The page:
Gibson, New Mexico
Years of Operation: 1900-?
Total Production (Tons):
The town of Gibson was in the Gallup District of New Mexico, roughly three miles from the city of Gallup. It was home to the miners who worked in the Gibson, Gallup, and Weaver mines and their families. The town was made up of a number of four to six room company model houses along with a boarding house large enough to hold 100 unmarried men. It also had a public school that served between eighty and ninety students, which also served as a place of worship for the various religious denominations that members of the community practiced. The town also had a post office, a Colorado Supply Company store, and a small seven-bed company hospital. 
The excerpt below was taken from The Franciscan Missions of the Southwest (1917), an annual publication from the Franciscan Fathers at Saint Michaels, Arizona.
~Every Sunday Holy Mass is said at Gibson, N. M., about three miles distant from Gallup. The school-house where Mass is said, is a small building about 50 feet long, divided into two rooms. One is used for the Kindergarten, and the other for divine services. A small but neat little altar, with statues of the Sacred Heart and the Immaculate Conception, an organ, about a dozen school benches and a home-made confessional comprise the entire church furnishing.
As may be imagined, the “church” cannot hold more than about 80 people and then it is taxed to its utmost. Considering that in Gibson and in Weaver just adjoining, there are about 350 adult Catholics, one should think, that the little room would be overcrowded every Sunday. Sad to say, however, this is not the case. Ordinarily, the attendance averages about 50 persons. Only on special occasions, such as Christmas, Easter, the day of the first Holy Communion, or when the Slavish Society celebrates the Patron feast, is the schoolroom overcrowded.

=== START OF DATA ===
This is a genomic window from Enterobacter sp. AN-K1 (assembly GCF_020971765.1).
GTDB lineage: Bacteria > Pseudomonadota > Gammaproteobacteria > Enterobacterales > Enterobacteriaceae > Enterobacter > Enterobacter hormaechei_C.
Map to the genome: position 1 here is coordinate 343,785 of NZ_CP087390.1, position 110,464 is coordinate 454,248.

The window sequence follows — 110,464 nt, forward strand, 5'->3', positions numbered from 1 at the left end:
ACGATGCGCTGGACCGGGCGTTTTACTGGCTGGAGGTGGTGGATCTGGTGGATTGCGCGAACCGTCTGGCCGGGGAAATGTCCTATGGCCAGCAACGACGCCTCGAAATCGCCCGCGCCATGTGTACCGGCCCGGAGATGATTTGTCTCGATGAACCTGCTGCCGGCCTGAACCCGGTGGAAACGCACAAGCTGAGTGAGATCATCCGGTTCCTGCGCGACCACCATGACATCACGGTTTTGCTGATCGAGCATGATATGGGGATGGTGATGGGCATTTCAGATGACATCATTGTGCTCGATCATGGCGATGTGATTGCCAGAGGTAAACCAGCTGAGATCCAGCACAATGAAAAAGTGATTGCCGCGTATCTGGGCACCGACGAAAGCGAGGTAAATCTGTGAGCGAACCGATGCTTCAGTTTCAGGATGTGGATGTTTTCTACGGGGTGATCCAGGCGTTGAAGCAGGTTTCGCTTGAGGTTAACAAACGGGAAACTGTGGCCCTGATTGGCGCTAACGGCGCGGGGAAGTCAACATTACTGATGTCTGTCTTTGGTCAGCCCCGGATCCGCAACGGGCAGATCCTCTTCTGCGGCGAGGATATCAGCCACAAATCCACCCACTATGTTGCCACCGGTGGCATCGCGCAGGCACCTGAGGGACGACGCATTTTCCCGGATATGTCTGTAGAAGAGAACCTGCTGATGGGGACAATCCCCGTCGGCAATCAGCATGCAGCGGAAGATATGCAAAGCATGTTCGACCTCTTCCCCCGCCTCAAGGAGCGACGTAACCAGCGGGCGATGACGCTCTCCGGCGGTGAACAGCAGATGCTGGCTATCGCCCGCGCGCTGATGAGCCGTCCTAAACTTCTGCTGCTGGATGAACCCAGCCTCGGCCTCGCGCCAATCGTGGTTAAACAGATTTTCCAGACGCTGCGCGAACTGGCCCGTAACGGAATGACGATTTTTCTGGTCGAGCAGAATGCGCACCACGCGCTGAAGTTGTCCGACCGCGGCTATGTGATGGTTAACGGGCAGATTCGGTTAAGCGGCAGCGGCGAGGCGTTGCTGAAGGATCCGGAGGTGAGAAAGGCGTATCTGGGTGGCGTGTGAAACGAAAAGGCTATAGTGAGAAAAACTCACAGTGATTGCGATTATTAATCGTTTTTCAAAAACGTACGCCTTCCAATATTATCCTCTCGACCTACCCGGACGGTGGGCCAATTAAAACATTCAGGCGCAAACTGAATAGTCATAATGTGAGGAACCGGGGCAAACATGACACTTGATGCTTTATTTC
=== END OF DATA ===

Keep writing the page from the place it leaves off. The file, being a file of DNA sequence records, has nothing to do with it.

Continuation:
The congregation is a most varied one for its size; the Croatians, Croats, or Slavs, as they are called here, constituting by far the majority of the church going people. The entire Weaver camp is practically inhabited by Croatians, of whom there are about 250 adults. There are perhaps a dozen Slovenians, a few Lithuanians, two or three Hungarians, some 15 or 20 Italians, a dozen Catholic Americans, and about 50 Mexicans. These comprise the Catholic population of Gibson and Weaver. Half a mile just over the hill from Gibson is another camp called Navajo. The population is as varied as at Gibson. The Croatians are in the majority with about 250 adults. There are perhaps 50 Italians, 75 Mexicans, and half a dozen American Catholics. Mass is not said in the mining camp Navajo, because the faithful can easily attend divine services at Gibson. There are, then, some 700 Catholics, who ought to attend Holy Mass in Gibson, but the vast majority neglect to do so.
Until two years ago Mass was said once a month at the Gibson mines, and at times, the interval was even longer. The Catholics there became somewhat accustomed to be without Mass and soon grew indifferent, so that when the priest did come to say Mass, very few put in their appearance.
About two miles to the north of Weaver, is still another coal mine, called Heaton, where Mass is said on the first Sunday of every month. Here, too, the public schoolhouse is used for services, but it is necessary to take along everything needed for the Holy Sacrifice. There are about 60 families in Heaton, Creations, Slovenians, Mexicans, Americans, Japanese, Negroes, and Italians.
In a few months, we hope to erect a church at Gibson for all the Catholics of the several mining camps. The foundation of the new structure is already laid. With a place where divine services can be held exclusively, where all the Catholics of these mines can be accommodated, and the Gospel preached to them in their own language, we hope that they will once again be the practical Catholics that most of them were, before they left their homes in the old country.~
This excerpt was sent in by Bierce Riley, whose father-in-law was born at the Gibson mine in 1912.
 Camp and Plant, Vol. 1 No. 16, 29 March 1902.